As we step from Thanksgiving and into the Christmas season this year, many families are probably feeling like things are a little weird.
Although some may be able to celebrate as they traditionally do, others are making significant changes in an effort to protect at-risk loved ones from being exposed to the virus.
That can be a hard thing for everyone involved, especially for families who are accustomed to doing things a certain way.
But even when there isn’t a global pandemic afoot, the holidays can be weird for other reasons, too.
When someone is ill.
When a loved one has recently died.
When families are facing challenges for one reason or another.
When life just happens—like when children grow up and holiday dynamics change.
Cherishing memories from the past
Our family always had deep holiday traditions as I was growing up, which means I have wonderful memories to savor.
I know that’s not true for everyone, since some people have painful holiday memories for one reason or another—and may choose not to celebrate at all.
Or it may be that some years are just more difficult than others.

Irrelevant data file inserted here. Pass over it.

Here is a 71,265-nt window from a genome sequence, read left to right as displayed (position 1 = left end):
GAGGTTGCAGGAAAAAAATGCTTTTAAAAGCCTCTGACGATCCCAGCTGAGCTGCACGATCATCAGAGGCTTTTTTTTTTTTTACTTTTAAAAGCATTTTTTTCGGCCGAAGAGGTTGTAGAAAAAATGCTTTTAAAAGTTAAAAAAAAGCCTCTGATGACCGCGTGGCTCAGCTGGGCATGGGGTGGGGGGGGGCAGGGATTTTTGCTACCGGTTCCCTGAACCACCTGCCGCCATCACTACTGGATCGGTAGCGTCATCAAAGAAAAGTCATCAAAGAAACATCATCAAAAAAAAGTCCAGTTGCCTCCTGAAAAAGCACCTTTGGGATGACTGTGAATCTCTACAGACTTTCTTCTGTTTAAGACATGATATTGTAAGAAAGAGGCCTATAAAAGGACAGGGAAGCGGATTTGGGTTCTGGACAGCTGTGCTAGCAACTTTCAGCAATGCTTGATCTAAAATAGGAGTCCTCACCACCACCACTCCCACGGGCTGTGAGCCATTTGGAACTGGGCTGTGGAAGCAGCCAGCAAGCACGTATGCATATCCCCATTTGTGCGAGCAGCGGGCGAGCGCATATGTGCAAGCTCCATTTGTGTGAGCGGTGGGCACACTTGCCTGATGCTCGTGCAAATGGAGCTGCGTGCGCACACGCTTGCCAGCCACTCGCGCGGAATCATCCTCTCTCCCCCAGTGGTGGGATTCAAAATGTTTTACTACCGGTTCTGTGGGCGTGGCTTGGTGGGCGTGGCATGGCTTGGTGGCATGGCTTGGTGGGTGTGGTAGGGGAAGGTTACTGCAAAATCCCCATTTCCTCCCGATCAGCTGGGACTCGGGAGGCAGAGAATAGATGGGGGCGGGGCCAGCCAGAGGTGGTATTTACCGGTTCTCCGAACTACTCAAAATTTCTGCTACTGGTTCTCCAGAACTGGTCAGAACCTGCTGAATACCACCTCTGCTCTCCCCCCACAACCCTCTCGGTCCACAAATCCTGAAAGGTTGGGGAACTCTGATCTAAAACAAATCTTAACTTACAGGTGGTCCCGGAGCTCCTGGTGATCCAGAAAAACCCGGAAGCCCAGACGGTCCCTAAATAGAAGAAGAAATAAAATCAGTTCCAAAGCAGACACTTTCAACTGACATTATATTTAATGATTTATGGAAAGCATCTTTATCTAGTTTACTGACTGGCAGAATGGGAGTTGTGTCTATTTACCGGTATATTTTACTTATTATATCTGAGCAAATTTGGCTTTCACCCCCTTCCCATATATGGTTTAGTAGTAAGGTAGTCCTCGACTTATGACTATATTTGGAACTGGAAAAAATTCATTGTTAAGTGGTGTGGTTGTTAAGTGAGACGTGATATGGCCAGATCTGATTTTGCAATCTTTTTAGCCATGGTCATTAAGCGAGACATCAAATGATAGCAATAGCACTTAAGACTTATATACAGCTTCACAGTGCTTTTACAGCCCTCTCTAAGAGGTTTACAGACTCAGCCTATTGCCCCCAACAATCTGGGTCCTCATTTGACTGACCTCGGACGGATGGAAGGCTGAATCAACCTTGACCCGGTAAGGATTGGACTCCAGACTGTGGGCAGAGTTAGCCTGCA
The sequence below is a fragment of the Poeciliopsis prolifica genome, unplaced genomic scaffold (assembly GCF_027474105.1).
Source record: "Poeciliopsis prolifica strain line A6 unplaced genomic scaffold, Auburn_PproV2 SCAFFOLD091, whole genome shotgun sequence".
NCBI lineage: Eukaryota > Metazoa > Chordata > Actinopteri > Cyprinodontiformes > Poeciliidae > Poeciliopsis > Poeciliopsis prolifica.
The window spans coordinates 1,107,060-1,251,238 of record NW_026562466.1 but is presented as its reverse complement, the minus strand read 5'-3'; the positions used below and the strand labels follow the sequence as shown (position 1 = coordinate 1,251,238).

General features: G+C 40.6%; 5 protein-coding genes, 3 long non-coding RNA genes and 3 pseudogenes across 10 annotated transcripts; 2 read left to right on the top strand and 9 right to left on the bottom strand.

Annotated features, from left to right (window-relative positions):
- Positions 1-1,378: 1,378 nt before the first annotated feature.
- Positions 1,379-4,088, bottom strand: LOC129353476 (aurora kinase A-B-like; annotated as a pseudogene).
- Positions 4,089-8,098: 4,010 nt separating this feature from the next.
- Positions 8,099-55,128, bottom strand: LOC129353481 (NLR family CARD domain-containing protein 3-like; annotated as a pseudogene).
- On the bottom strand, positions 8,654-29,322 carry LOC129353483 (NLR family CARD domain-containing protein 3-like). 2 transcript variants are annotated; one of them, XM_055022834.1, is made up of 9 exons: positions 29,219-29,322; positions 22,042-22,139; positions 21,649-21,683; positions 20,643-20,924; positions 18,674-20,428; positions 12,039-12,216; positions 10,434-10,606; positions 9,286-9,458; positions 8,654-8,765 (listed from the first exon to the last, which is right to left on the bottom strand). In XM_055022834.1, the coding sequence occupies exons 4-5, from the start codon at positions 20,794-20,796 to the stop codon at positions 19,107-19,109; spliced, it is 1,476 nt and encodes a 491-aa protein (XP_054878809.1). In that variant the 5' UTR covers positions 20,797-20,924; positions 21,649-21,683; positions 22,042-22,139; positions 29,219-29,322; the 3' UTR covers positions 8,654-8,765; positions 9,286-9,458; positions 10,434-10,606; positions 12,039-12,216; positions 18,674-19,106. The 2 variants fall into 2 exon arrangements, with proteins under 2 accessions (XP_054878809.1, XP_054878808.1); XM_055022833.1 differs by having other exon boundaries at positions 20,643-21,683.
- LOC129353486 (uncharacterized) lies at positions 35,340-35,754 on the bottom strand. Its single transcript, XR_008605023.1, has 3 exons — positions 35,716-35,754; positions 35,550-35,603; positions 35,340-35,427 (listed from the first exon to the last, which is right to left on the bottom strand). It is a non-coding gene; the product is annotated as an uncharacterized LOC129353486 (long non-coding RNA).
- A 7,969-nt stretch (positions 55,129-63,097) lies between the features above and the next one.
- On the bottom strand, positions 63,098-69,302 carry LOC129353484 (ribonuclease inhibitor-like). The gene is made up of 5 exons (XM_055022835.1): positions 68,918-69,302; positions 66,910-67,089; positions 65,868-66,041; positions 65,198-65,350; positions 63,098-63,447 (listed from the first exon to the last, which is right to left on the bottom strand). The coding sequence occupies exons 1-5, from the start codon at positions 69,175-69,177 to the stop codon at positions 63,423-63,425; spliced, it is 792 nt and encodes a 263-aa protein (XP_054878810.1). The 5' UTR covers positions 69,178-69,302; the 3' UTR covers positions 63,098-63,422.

Twenty years ago, my dad spent his last Thanksgiving in the hospital and never returned home.
And that first Christmas after my mom died in 2015, I couldn’t put up a single decoration.
Even now, I get a little melancholy when I pull out decorations I still have from my childhood, missing them both as I do.
But I’m so grateful to have such wonderful memories to cherish, which is a reflection of the love and affection within our family.
Every day’s a gift
The tagline for the hospice I worked at for many years was “Every day’s a gift.”
Since none of us know how long we’ll be in this world, I certainly believe that’s true.
No matter how things change in our lives, there’s always the opportunity to cherish today.
To make sure our loved ones know how much we love them.
To be grateful for all the blessings God has given us.
To savor every day as an opportunity to make new memories to cherish in years to come.
Even if the pandemic—or something else—is making the holidays weird for you this year, I encourage you to:
- Pray your way through them.
- Be good to yourself.
- Cherish those you love.
- Celebrate in a way that works best for you.
- Take one day at a time.
- And remember how much God loves you.
This post is adapted from Sue’s Perspectives column in the latest edition of The Empowered Traveler™ Newsletter. If you’re not already a subscriber, you can do that here: Subscribe to Sue’s newsletter.
Feature photo by Markus Spiske on Unsplash.